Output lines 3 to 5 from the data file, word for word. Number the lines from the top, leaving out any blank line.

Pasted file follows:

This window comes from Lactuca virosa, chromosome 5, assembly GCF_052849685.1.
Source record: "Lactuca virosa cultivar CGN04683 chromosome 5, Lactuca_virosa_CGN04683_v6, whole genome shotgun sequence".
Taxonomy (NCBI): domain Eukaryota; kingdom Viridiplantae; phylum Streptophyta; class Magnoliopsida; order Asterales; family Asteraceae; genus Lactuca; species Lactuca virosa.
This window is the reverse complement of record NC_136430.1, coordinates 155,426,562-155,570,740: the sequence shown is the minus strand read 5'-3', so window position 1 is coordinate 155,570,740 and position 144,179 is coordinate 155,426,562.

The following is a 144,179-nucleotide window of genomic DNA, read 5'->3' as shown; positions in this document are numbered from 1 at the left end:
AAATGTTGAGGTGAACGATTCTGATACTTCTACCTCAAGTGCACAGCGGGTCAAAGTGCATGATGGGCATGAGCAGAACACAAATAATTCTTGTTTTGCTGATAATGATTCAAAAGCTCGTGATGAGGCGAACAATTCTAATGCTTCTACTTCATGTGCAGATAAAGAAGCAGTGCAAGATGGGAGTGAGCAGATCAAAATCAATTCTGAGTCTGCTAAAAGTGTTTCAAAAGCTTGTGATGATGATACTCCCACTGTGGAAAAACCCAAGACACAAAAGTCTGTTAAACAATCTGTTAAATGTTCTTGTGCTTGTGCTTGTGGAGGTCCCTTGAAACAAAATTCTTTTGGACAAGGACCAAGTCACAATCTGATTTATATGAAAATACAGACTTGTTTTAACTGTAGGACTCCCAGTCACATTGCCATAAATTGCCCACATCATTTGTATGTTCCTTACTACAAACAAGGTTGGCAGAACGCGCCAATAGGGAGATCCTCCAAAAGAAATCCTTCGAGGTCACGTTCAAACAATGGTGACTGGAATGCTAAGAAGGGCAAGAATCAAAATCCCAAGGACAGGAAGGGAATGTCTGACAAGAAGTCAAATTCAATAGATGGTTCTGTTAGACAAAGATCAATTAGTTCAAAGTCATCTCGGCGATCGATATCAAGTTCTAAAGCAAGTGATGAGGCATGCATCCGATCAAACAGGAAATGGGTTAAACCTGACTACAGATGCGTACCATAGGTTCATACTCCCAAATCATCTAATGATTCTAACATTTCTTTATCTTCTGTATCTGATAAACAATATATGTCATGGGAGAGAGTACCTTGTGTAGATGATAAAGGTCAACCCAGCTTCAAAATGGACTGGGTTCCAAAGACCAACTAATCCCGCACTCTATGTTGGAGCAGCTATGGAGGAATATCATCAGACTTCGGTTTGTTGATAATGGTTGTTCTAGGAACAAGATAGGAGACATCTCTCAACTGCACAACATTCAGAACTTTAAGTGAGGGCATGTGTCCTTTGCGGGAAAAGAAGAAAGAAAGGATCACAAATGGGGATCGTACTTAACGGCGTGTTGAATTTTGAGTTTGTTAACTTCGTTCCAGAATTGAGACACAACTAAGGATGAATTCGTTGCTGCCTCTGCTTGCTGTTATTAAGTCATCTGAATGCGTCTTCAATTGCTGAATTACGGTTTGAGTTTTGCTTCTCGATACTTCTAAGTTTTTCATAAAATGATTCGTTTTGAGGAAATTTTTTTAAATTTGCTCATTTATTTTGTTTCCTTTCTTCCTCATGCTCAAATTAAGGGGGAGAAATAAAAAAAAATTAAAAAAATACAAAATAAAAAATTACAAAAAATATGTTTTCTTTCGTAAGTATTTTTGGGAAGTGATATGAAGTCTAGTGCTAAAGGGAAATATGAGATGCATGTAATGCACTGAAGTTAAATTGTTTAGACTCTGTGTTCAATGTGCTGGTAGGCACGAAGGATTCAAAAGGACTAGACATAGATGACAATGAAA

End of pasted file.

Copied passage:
Taxonomy (NCBI): domain Eukaryota; kingdom Viridiplantae; phylum Streptophyta; class Magnoliopsida; order Asterales; family Asteraceae; genus Lactuca; species Lactuca virosa.
This window is the reverse complement of record NC_136430.1, coordinates 155,426,562-155,570,740: the sequence shown is the minus strand read 5'-3', so window position 1 is coordinate 155,570,740 and position 144,179 is coordinate 155,426,562.

The following is a 144,179-nucleotide window of genomic DNA, read 5'->3' as shown; positions in this document are numbered from 1 at the left end: